Wednesday, 20 December 2017

Game Review: Syndicate (PC)

Developed by Bullfrog Productions and published by Electronic Arts in 1993

Set in a dystopian future where the wealth and power of corporations rivals that of governments, Eurocorp perfects a new microprocessor, known as the CHIP. Inserted at the base of the neck, the chip alters the perception of the host so that they see the world as they wish to; the ultimate hallucinogenic. However, the CHIP also gives host corporation access to any memories and information present in the host's brain, including bank details and other sensitive information.

As an executive within one of these syndicates, it is up to you to take control of global CHIP production using your team of cybernetically enhanced agents and to ruthlessly crush all who might stand in your way.




Syndicate is a blend of squad-based tactical shooting, resource management and explosive action. You faces a series of fifty or so missions set across the globe, each of which requires you carry out tasks that ultimately increase your syndicate's influence, earning you increased revenues and even more difficult challenges.

The over-world section that precludes each mission allows you to set tax revenues for each of the countries that you own, as well as choose equipment load-outs and modifications to your squad. It's worth paying attention to the mission briefings as these giver you a good idea for the level of resistance you're likely to meet, as well as recommendations for pieces of equipment required to complete the mission.

Gearing up for success!

Another vital part of this section is investing funds in researching new weapons and upgrades for your agents. Each cyborg can be equipped with upgraded limbs, improving their survivability and general abilities. The tech tree is extensive enough to mean that you're unlocking new weapons and upgrades throughout most of the game and this helps keep things fresh. Once you're finished loading up, it's time to tackle the next mission.

Viewed from an isometric perspective, commands are issued to your agents using a combination of mouse and keyboard short-cuts. Clicking on the ground will instruct the selected agents to move to that location, whilst clicking on NPCs and vehicles will make your agents follow the target.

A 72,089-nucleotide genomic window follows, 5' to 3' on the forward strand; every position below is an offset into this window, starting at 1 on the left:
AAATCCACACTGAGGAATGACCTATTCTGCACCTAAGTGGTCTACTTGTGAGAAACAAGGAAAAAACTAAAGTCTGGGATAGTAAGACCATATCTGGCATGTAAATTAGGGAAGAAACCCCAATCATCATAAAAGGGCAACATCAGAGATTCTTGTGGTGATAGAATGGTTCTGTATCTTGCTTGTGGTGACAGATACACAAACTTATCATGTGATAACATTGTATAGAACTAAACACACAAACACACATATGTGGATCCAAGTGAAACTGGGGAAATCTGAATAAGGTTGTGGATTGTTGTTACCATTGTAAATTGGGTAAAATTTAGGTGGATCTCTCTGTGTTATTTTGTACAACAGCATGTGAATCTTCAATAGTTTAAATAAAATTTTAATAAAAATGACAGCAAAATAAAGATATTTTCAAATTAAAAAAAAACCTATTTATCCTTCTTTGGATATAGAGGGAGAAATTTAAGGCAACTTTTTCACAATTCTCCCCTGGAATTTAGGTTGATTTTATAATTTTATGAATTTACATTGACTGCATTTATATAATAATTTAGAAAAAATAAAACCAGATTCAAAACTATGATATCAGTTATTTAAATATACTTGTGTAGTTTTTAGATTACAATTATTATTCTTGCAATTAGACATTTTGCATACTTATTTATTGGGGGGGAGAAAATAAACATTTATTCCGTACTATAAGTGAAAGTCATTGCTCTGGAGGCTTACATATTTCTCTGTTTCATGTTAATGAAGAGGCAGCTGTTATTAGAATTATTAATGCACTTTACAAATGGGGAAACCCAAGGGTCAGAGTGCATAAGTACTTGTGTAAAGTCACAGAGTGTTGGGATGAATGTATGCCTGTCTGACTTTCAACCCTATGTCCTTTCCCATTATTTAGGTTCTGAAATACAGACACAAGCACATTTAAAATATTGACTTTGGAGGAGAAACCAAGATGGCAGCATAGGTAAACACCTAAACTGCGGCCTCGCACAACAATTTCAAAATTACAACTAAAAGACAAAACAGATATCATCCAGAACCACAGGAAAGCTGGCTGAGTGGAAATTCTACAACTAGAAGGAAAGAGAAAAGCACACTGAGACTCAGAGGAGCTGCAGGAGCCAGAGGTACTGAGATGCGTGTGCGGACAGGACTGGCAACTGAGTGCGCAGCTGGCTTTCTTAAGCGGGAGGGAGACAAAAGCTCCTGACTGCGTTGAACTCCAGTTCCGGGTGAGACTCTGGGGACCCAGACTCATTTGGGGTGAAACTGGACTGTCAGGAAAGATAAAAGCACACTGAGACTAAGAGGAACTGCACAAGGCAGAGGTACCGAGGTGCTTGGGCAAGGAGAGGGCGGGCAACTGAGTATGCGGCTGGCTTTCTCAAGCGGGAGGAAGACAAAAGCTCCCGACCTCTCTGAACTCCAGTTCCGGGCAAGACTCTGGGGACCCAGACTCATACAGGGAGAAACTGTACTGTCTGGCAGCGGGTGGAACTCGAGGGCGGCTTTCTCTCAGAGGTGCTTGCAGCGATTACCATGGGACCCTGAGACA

Weapons can be equipped by clicking on the corresponding slot in the inventory panel. If the square is red then this means that the weapon/item is active and ready to use. Players should be mindful that the city's law enforcement won't tolerate agents carrying weapons openly and will respond with force.

I made a bit of a mess...

One of the most interesting features of the game is the IPA system: intelligence, perception and adrenaline. Each agent has three sliders that alter movement speed (red), accuracy with weapons (blue) and autonomy to deal with hostile threats (yellow). Trying to micro-manage your squad can be a tough task, particularly when attacked from multiple hostiles so having your agents able to look after themselves is essential. Cybernetic upgrades increase the duration that you can boot agent abilities before expiring, so researching these mods early is a really good idea.

The 640 x 480 resolution meant that the graphics looked really sharp for their time and the attention to detail in all of the building tile-sets is really quite astounding. The cities are invariably grim, crumbling urban centres packed with neon signs, tenements and general squalor, filled with civilians going about the daily drudge of their lives. Bullfrog's goal with Syndicate was to simulate the feel of a living, breathing city and they succeeded given the technology of the time.

The audio effects and music are also excellent. Each weapon has unique sounds, all of which sound meaty and resonate with suitably bassy rumbles when fired. The game also makes use of dynamic music with the pace and tone changing noticeably when enemy agents are close and is a great touch.

Just another day at the office...

As for negatives, the only real annoyance I experienced was the sometimes infuriating pathing of the agents, especially when in vehicles. Agents head in a straight line towards their objective and often get stuck inside buildings or end up in places that you clearly didn't intend. Herding crowds of persuaded civilians through doors and gates can often be an exercise in frustration, particularly when you find that the one person you were meant to be escorting has got themselves stuck inside a building several streets away.

Before I started recording this longplay, I feared that the game might seem dated. However, those fears melted away as I started ripping apart enemy agents with my minigun-toting agents. Syndicate was one my favourite games growing up and it's still a hell of a lot of fun even today and comes highly recommended!

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